When I was 25, I was working in customer service at a children’s hospital and the chaplin stopped by on her way into the unit to see a patient. We started talking about Christmas and she told me, that instead of presents, she asks for botox money. I was surprised because I thought she was young for something like that- maybe in her early 40s. And she said, you gotta start early! She pointed to my forehead, just between my eyebrows and said, “That will be your trouble spot.” I did what I do as a southern lady when I feel uncomfortable; I smiled and said to have a good day.
After she left, I went to the bathroom mirror to take a look at my “Trouble spot.” I added it to the mental list of imperfections I already had going: My weak chin, my excess of weight, my drab hair color, and my too-small too-pointy nose among others. I hated these things.
Luckily, there are many widely available solutions to my problems. Wrinkle creams, surgical options, exercise bikes that make the pounds fly away AND make me look younger. I can purchase the change I want for like 3 low payments of 19.99.
It wasn’t just the well-meaning chaplin who pointed out my flaws. The information was everywhere, surrounding me. The easiest example to point out is advertising. It’s all built to make me think if I buy this thing or workout with this new machine, my life will transcend the human plane and I will be inundated with the feeling of everlasting happiness.
These ads tell me again and again 500 times a day: I am not good enough. I should be more than I am. I should continually strive for perfection- botox those wrinkles away.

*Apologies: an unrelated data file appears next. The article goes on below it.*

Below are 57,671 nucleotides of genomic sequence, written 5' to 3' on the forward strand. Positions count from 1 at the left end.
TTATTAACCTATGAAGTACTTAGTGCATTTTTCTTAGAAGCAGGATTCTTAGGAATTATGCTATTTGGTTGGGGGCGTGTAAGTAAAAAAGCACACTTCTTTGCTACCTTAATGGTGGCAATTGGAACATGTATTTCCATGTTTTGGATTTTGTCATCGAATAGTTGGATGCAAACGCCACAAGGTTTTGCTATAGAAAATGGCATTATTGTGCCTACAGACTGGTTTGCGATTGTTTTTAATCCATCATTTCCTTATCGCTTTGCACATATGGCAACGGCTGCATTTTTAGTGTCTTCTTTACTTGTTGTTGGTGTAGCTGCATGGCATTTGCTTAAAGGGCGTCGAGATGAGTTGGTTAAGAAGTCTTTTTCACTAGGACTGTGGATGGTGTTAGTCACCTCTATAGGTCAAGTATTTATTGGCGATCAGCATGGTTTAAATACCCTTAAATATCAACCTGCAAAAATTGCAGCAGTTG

It’s no wonder I believed those messages. According to Red Crow marketing, the average person sees or hears 4,000- 10,000 ads a day. Frankly, That sounds insane, but even the lowest estimates say we see and hear 500 ads.
So what if I stopped listening to the world’s constant barrage of “You aren’t good enough” and I started trying to listen to a truer voice, one that accepts and loves me just as I am with all my trouble spots?
That changed everything.
When I stopped trying to be something else, I could be me. I could look in the mirror and see myself as I God created me, “flaws” and all. Instead of trying to iron out my differences, I started to love them. I started to lean into the things that made me unique, the things that set me apart.
I’m not trying to be anyone else’s idea of perfect anymore. I am just trying to be me.
And that turned my “flaws” into a kind of super-power.
Loving my imperfections, makes me able to love imperfection in others. It makes me less susceptible to the advertisers, it makes me embrace parts of myself that I spent a lot of energy and time rejecting.
What are your trouble spots and what would it look like to truly embrace your imperfections?
Guest post by Andrea Turner Burke, dear friend since high school and all-around cool chick. She is a writer and filmmaker who lives in Nashville. Learn more about her here.